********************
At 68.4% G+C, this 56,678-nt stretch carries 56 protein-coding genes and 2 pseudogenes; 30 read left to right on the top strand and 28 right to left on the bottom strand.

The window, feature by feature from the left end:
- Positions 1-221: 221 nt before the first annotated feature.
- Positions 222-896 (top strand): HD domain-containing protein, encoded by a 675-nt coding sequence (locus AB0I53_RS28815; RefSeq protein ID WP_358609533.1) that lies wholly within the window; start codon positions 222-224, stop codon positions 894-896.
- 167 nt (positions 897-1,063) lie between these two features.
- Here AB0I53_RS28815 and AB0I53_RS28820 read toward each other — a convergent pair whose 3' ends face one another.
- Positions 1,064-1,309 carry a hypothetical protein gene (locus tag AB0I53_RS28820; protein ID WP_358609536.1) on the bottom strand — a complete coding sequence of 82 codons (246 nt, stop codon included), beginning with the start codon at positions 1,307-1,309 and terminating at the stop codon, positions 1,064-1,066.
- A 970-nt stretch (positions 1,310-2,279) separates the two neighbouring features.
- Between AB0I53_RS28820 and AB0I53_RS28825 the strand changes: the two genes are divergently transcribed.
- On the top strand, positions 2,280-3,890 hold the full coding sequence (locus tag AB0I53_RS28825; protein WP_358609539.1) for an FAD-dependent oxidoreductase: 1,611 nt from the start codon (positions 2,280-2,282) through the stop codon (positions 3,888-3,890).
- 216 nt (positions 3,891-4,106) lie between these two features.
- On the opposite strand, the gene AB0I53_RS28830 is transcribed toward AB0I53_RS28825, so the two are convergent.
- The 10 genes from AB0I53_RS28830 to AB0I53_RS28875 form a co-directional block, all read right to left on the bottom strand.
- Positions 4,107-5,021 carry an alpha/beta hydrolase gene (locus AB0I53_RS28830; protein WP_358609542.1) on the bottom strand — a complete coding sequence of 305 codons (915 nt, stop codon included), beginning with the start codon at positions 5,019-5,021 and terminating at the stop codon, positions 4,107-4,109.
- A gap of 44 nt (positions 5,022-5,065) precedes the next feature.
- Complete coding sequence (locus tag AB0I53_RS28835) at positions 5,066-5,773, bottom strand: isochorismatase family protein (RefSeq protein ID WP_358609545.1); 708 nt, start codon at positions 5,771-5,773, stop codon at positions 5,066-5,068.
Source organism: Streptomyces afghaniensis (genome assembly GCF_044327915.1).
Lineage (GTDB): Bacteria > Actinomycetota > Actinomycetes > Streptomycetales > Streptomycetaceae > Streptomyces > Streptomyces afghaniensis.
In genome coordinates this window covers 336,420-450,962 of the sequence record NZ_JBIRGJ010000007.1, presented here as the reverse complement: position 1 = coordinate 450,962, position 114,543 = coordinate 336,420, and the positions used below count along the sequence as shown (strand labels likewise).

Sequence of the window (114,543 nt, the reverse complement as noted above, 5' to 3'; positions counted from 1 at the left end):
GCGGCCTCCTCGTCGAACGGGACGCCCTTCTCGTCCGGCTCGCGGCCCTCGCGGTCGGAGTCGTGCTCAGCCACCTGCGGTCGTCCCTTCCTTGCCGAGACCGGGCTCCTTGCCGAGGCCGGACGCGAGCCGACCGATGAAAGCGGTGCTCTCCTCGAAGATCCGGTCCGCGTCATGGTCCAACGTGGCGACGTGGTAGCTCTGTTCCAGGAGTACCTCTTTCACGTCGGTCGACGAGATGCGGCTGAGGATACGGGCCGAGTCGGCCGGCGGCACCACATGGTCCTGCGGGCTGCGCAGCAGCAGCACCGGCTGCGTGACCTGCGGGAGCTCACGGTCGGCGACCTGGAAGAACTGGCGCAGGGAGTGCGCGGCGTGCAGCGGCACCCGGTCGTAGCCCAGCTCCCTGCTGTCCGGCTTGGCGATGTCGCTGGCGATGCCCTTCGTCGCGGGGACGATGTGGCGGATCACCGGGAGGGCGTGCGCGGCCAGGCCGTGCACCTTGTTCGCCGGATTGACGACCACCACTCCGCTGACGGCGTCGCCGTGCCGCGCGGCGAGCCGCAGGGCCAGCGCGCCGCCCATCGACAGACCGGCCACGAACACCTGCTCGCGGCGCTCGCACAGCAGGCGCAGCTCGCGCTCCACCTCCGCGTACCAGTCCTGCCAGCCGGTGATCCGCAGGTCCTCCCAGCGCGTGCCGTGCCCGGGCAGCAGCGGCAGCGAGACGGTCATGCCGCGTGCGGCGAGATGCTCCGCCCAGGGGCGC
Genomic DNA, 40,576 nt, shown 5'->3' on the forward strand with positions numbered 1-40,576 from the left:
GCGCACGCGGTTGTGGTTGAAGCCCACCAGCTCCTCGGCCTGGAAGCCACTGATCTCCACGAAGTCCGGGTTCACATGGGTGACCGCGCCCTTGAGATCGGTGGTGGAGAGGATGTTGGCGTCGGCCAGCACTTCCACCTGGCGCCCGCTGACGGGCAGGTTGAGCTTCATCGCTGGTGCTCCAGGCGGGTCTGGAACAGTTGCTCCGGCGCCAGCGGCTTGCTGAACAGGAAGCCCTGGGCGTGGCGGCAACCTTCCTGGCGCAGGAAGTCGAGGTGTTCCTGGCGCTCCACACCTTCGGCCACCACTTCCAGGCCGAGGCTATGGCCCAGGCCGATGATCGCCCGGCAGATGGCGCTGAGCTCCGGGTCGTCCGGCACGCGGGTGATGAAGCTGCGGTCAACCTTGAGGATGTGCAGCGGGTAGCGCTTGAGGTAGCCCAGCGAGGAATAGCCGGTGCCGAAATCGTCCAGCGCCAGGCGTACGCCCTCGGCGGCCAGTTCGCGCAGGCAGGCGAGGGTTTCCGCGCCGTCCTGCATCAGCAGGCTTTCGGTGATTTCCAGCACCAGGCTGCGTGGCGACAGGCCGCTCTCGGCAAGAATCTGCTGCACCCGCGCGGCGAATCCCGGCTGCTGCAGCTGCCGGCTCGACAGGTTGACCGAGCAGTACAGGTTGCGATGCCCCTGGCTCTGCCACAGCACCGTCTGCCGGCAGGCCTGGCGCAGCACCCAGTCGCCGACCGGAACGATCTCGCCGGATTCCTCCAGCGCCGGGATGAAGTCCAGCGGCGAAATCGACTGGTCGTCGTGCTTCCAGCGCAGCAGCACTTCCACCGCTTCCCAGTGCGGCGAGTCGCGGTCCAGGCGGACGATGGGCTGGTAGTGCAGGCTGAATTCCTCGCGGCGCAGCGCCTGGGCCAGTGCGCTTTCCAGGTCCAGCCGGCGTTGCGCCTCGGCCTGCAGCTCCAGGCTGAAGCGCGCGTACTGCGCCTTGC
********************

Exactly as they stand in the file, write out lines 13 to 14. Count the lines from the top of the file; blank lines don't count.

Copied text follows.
- The 10 genes from AB0I53_RS28830 to AB0I53_RS28875 form a co-directional block, all read right to left on the bottom strand.
- Positions 4,107-5,021 carry an alpha/beta hydrolase gene (locus AB0I53_RS28830; protein WP_358609542.1) on the bottom strand — a complete coding sequence of 305 codons (915 nt, stop codon included), beginning with the start codon at positions 5,019-5,021 and terminating at the stop codon, positions 4,107-4,109.